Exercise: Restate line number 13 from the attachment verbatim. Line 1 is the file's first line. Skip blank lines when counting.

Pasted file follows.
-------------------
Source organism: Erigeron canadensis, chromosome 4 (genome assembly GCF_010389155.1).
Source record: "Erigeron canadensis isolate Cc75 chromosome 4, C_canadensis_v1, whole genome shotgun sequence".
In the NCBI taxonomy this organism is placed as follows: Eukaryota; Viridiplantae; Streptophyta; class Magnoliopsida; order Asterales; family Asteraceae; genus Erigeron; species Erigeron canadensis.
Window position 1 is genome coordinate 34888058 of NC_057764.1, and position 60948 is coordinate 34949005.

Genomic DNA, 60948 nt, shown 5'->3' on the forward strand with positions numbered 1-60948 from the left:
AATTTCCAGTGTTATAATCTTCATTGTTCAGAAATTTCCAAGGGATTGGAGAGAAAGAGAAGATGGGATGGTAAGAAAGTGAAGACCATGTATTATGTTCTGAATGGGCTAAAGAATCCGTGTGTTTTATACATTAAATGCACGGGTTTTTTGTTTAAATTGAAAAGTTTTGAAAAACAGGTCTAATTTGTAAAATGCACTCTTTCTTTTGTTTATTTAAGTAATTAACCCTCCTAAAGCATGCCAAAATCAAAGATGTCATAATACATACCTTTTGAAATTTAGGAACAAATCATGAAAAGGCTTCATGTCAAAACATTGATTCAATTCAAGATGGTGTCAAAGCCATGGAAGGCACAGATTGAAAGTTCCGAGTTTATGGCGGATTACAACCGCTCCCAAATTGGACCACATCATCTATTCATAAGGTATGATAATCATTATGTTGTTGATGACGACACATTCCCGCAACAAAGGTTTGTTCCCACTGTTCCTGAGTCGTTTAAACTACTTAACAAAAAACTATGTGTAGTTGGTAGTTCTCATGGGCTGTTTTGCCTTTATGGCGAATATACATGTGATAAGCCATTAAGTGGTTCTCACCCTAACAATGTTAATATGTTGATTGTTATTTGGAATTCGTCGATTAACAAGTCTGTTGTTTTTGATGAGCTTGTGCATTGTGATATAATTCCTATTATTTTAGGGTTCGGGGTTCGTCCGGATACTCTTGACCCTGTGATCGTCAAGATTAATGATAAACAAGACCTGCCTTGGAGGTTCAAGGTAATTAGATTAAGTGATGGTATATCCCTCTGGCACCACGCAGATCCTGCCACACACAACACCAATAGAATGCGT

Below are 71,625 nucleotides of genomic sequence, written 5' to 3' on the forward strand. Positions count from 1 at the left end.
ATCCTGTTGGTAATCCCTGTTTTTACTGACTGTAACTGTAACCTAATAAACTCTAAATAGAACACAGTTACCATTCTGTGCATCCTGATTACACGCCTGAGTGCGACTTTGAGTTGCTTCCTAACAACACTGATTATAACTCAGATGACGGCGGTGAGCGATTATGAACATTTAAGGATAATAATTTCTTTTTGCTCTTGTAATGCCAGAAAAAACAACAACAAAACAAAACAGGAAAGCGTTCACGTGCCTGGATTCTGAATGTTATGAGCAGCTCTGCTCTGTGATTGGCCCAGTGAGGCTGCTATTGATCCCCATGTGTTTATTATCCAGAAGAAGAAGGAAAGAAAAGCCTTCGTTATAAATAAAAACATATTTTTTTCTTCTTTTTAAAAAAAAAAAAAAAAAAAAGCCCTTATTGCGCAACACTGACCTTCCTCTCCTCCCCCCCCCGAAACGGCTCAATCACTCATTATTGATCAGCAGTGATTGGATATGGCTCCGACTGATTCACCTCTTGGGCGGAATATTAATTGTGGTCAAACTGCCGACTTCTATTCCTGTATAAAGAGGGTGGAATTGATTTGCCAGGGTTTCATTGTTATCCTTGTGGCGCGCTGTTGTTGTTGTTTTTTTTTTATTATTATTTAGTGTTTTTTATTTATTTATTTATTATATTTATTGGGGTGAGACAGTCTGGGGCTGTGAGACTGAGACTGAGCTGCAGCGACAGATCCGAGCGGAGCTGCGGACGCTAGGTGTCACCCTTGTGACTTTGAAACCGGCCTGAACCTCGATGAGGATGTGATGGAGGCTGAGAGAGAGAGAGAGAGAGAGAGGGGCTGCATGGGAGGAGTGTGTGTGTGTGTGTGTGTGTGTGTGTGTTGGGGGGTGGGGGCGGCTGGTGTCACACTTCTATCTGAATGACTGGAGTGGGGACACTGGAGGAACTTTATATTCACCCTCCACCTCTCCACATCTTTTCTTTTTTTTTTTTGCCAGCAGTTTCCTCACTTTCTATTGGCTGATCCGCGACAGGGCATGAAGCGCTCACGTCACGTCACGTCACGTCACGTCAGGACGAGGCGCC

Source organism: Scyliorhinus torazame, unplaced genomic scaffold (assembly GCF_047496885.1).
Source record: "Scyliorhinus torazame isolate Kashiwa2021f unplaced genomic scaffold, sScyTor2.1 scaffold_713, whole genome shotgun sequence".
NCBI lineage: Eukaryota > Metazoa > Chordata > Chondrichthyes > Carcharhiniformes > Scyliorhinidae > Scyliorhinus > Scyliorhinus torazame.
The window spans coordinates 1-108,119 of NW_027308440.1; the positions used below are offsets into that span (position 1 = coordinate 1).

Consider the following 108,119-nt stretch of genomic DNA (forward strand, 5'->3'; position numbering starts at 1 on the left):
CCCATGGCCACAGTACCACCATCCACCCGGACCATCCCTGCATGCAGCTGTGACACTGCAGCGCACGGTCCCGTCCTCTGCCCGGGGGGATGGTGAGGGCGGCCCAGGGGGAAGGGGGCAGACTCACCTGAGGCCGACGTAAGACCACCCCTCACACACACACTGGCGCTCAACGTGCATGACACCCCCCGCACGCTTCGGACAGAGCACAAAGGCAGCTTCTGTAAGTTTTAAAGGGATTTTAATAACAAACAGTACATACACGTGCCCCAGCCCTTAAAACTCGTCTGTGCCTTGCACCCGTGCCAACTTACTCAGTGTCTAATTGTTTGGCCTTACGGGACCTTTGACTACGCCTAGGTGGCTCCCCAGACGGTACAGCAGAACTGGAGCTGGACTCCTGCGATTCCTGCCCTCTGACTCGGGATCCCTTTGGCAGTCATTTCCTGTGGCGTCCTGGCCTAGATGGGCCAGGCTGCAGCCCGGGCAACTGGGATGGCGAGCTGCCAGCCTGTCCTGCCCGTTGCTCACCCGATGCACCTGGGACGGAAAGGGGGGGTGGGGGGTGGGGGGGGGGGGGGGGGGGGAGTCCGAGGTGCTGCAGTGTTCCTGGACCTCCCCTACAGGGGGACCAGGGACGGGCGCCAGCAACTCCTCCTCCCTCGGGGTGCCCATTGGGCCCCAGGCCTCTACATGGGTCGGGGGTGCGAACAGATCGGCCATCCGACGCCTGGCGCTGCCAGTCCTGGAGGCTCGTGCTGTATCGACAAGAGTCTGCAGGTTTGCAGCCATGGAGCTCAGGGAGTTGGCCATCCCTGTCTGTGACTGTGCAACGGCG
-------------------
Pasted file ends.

Consider the following 108,119-nt stretch of genomic DNA (forward strand, 5'->3'; position numbering starts at 1 on the left):